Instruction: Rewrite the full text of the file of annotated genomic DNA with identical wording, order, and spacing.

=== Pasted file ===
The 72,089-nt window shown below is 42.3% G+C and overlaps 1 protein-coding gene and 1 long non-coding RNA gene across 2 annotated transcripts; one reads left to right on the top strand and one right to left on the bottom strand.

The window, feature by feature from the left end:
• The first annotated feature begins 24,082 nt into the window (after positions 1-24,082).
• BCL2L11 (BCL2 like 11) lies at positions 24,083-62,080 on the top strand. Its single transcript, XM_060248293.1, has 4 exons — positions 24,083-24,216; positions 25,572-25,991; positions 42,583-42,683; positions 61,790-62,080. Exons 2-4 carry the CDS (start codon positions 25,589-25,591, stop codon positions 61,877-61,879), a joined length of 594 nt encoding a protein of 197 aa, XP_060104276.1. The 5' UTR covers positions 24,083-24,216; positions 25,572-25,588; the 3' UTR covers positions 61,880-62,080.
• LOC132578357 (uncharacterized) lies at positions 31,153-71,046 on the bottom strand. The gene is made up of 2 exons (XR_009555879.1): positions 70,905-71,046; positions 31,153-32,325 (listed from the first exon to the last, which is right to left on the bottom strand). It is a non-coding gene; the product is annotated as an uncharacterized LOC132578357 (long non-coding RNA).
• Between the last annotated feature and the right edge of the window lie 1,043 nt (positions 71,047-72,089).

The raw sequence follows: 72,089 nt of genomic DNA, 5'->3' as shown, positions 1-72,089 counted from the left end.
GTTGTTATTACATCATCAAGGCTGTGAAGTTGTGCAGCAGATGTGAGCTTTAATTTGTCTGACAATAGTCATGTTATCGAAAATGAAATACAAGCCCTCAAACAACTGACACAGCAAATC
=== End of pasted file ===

The 72,089-nt window shown below is 42.3% G+C and overlaps 1 protein-coding gene and 1 long non-coding RNA gene across 2 annotated transcripts; one reads left to right on the top strand and one right to left on the bottom strand.

The window, feature by feature from the left end:
• The first annotated feature begins 24,082 nt into the window (after positions 1-24,082).
• BCL2L11 (BCL2 like 11) lies at positions 24,083-62,080 on the top strand. Its single transcript, XM_060248293.1, has 4 exons — positions 24,083-24,216; positions 25,572-25,991; positions 42,583-42,683; positions 61,790-62,080. Exons 2-4 carry the CDS (start codon positions 25,589-25,591, stop codon positions 61,877-61,879), a joined length of 594 nt encoding a protein of 197 aa, XP_060104276.1. The 5' UTR covers positions 24,083-24,216; positions 25,572-25,588; the 3' UTR covers positions 61,880-62,080.
• LOC132578357 (uncharacterized) lies at positions 31,153-71,046 on the bottom strand. The gene is made up of 2 exons (XR_009555879.1): positions 70,905-71,046; positions 31,153-32,325 (listed from the first exon to the last, which is right to left on the bottom strand). It is a non-coding gene; the product is annotated as an uncharacterized LOC132578357 (long non-coding RNA).
• Between the last annotated feature and the right edge of the window lie 1,043 nt (positions 71,047-72,089).

The raw sequence follows: 72,089 nt of genomic DNA, 5'->3' as shown, positions 1-72,089 counted from the left end.
GTTGTTATTACATCATCAAGGCTGTGAAGTTGTGCAGCAGATGTGAGCTTTAATTTGTCTGACAATAGTCATGTTATCGAAAATGAAATACAAGCCCTCAAACAACTGACACAGCAAATC